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battery ensures that this output is immune to power supply noise and droop. And just in case the device
is to be non-portable, the switchover is fully functional without the battery.

The battery charger functions only with input voltages in the range +4.35V to +6.5V. When its supply
voltage falls below +4.35V, as is possible when switchover is attempted under load, the battery charger
disconnects from the battery completely, leaving only the battery to supply the load. This circuit may not
switch cleanly when the adapter voltage is low. Unless the FET is turned off with a 0.5V threshold, it
conducts slightly and allows the battery to discharge through that connection to the adapter input. A
simple way to alleviate this concern is to put a diode in series with the adapter, thereby eliminating the
possibility of reverse currents.
A Bit More
Though slightly more complex, the circuit of Figure 2 functions much the same way as that of Figure 1.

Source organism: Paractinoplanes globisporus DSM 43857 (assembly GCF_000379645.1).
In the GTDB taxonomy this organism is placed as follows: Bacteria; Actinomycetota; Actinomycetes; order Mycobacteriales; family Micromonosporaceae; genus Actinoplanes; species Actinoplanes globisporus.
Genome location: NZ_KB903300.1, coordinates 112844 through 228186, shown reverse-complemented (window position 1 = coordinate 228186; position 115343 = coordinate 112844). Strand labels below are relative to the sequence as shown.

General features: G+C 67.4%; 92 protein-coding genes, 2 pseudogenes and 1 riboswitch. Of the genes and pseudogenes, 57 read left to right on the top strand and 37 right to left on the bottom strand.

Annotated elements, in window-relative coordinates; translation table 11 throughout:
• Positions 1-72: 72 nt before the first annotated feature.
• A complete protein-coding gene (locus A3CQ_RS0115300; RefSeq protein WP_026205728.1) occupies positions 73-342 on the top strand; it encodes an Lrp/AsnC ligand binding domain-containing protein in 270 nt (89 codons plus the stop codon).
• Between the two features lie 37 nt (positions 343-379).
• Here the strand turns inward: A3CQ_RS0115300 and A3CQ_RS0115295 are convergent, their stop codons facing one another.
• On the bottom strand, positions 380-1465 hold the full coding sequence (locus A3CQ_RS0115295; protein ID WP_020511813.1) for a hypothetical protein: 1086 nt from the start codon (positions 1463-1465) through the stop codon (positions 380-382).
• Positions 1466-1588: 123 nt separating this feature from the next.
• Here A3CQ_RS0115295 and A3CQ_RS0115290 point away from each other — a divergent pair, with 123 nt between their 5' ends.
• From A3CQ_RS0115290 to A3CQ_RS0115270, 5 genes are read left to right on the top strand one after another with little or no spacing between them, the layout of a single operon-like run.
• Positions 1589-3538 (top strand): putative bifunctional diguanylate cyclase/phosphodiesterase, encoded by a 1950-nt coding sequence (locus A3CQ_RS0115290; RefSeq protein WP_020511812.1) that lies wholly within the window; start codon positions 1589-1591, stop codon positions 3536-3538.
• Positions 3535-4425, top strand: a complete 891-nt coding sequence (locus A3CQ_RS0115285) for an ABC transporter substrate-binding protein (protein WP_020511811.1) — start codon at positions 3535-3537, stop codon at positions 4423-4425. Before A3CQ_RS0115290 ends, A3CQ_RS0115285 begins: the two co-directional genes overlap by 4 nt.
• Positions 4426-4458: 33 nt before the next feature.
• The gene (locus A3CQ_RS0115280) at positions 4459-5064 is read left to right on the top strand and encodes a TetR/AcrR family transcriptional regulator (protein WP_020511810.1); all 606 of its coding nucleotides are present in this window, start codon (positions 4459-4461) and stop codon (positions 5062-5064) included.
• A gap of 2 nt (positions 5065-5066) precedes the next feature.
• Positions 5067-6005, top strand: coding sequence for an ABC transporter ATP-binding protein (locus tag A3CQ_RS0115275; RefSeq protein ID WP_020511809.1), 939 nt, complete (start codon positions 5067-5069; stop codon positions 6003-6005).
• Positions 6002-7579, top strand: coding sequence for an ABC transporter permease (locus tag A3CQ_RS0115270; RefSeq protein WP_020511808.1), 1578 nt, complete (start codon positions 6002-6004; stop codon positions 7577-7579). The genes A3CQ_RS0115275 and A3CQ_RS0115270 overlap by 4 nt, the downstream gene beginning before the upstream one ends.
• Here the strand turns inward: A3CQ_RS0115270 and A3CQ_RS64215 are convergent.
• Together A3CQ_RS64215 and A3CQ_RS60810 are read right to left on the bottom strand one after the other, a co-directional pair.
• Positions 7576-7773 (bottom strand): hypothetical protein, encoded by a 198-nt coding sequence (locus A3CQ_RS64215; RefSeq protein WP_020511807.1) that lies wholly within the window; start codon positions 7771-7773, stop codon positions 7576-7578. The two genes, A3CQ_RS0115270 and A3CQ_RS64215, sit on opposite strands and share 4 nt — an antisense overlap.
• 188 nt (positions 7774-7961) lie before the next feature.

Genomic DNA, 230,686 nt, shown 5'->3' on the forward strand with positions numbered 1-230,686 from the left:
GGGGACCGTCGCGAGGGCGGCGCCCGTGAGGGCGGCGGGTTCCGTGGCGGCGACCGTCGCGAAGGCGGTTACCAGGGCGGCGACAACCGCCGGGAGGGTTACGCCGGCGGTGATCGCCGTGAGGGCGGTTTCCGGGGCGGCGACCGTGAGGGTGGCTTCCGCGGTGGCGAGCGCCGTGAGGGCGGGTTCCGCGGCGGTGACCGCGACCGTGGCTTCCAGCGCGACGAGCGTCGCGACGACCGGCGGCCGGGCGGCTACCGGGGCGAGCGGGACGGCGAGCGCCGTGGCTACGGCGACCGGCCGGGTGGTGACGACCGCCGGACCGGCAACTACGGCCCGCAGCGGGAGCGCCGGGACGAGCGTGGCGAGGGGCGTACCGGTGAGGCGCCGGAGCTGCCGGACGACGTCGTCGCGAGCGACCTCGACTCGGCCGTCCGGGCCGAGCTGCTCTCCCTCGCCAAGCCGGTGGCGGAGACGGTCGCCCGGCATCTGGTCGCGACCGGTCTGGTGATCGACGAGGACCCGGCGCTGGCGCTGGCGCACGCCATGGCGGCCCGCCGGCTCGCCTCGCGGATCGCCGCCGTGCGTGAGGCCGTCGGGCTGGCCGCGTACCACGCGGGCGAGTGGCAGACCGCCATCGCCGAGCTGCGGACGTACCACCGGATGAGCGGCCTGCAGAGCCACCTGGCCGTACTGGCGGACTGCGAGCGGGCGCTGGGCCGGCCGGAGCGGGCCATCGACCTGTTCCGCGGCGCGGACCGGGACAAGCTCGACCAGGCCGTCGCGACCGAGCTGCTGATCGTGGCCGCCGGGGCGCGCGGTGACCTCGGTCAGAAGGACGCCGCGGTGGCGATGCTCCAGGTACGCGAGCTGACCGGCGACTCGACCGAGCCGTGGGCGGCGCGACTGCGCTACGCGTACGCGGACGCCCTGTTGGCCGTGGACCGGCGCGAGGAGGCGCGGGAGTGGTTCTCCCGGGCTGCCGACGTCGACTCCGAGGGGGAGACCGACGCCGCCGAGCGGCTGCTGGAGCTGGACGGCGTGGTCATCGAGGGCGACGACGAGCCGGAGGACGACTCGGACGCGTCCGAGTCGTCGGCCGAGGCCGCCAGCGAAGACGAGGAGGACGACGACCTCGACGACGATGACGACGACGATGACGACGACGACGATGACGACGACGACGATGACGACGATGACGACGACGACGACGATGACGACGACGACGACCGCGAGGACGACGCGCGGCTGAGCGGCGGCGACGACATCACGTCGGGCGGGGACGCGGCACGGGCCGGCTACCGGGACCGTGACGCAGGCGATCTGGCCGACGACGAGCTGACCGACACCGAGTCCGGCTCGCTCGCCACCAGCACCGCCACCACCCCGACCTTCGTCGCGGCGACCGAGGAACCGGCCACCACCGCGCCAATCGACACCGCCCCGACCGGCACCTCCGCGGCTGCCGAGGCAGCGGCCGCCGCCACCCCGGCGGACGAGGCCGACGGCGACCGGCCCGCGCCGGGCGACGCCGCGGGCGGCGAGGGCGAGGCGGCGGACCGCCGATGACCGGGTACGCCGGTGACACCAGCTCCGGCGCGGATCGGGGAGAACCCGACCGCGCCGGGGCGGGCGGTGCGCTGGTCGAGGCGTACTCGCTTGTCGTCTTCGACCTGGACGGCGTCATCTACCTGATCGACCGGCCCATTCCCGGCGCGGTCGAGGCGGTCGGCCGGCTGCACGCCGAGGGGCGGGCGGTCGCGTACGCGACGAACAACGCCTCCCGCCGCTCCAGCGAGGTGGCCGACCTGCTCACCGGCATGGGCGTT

Instead of one FET connecting adapter and battery charger when the USB voltage drops, this circuit
includes three FETs, a voltage detector, and an inverter to ensure connection at a specific switchover

Figure 2. To retain the advantage of seamless switching while eliminating the possibility of connecting
both supplies at once, substitute a MOSFET for the diode in Figure 1 and add a voltage detector (U1)
and inverter (U2). The resulting circuit allows the designer to set a precise switchover point.

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Because the designer can configure the voltage detector (U1) to switch at different voltages, any drop in
voltage seen during the switchover can also be defined by the designer. When U1's VCC falls below an
internal reference voltage, active-low RESET goes low and immediately turns on Q1 and Q2. Q3 is
immediately turned off by U2A, whose input is the active-low RESET line. To protect the associated
components from reverse current and to ensure continuous power to the load, the inverter's fall time
ensures that both supplies are connected for a maximum of only 500ns. As for Figure 1, this circuit
provides +1.25V to +5V at up to 600mA, with 95% efficiency. The battery ensures output immunity to
power supply noise and droop, and for non-portable designs the switchover is fully functional without the